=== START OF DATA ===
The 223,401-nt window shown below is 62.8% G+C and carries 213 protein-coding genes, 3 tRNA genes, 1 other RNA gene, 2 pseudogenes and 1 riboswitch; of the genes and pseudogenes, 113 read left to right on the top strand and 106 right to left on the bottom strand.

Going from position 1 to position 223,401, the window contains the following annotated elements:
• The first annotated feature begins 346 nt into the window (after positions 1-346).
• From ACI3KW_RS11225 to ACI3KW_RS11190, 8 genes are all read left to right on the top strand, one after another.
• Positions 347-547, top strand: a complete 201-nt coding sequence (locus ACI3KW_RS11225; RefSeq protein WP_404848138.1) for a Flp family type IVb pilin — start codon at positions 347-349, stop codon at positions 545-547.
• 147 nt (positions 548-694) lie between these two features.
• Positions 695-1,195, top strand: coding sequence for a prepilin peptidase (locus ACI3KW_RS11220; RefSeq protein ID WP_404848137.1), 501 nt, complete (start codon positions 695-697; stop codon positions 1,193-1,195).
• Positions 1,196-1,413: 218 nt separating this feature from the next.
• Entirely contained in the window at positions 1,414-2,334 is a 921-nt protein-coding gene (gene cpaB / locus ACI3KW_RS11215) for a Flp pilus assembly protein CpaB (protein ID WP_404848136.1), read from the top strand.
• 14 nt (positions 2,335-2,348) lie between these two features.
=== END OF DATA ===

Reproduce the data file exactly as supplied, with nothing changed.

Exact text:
The 223,401-nt window shown below is 62.8% G+C and carries 213 protein-coding genes, 3 tRNA genes, 1 other RNA gene, 2 pseudogenes and 1 riboswitch; of the genes and pseudogenes, 113 read left to right on the top strand and 106 right to left on the bottom strand.

Going from position 1 to position 223,401, the window contains the following annotated elements:
• The first annotated feature begins 346 nt into the window (after positions 1-346).
• From ACI3KW_RS11225 to ACI3KW_RS11190, 8 genes are all read left to right on the top strand, one after another.
• Positions 347-547, top strand: a complete 201-nt coding sequence (locus ACI3KW_RS11225; RefSeq protein WP_404848138.1) for a Flp family type IVb pilin — start codon at positions 347-349, stop codon at positions 545-547.
• 147 nt (positions 548-694) lie between these two features.
• Positions 695-1,195, top strand: coding sequence for a prepilin peptidase (locus ACI3KW_RS11220; RefSeq protein ID WP_404848137.1), 501 nt, complete (start codon positions 695-697; stop codon positions 1,193-1,195).
• Positions 1,196-1,413: 218 nt separating this feature from the next.
• Entirely contained in the window at positions 1,414-2,334 is a 921-nt protein-coding gene (gene cpaB / locus ACI3KW_RS11215) for a Flp pilus assembly protein CpaB (protein ID WP_404848136.1), read from the top strand.
• 14 nt (positions 2,335-2,348) lie between these two features.